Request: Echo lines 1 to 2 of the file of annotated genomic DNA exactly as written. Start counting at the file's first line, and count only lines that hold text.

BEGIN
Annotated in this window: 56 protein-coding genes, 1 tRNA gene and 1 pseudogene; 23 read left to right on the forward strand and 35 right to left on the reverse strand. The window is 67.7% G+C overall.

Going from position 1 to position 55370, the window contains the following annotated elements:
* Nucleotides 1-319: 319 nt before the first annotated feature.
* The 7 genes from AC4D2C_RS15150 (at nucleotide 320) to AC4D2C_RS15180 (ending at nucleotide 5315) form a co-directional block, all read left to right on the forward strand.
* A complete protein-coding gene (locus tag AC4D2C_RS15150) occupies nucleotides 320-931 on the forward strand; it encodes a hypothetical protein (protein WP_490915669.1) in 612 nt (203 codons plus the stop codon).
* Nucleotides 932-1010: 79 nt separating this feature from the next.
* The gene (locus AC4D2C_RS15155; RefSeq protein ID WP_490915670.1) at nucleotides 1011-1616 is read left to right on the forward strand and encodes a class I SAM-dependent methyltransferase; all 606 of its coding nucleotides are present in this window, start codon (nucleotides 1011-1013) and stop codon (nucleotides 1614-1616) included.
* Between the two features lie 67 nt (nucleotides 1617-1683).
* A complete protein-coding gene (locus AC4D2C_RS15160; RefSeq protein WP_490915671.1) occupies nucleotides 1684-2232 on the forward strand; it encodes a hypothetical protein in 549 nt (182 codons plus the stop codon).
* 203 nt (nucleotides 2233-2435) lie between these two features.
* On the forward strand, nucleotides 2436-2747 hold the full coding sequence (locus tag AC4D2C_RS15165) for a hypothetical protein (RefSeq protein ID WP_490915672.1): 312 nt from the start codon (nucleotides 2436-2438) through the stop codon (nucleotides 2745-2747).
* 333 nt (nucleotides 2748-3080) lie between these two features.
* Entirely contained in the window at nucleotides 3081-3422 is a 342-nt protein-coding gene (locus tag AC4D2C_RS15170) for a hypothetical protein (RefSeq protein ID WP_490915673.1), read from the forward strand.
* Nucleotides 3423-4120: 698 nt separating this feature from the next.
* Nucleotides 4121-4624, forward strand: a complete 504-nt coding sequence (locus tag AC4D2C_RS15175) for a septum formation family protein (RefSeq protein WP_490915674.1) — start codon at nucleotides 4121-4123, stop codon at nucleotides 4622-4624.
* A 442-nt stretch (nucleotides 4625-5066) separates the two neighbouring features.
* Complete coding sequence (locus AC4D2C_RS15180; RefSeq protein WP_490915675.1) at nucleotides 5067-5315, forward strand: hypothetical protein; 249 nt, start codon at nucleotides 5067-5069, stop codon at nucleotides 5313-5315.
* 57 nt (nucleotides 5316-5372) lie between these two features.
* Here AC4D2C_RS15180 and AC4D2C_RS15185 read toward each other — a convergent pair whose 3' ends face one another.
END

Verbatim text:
Annotated in this window: 56 protein-coding genes, 1 tRNA gene and 1 pseudogene; 23 read left to right on the forward strand and 35 right to left on the reverse strand. The window is 67.7% G+C overall.

Going from position 1 to position 55370, the window contains the following annotated elements: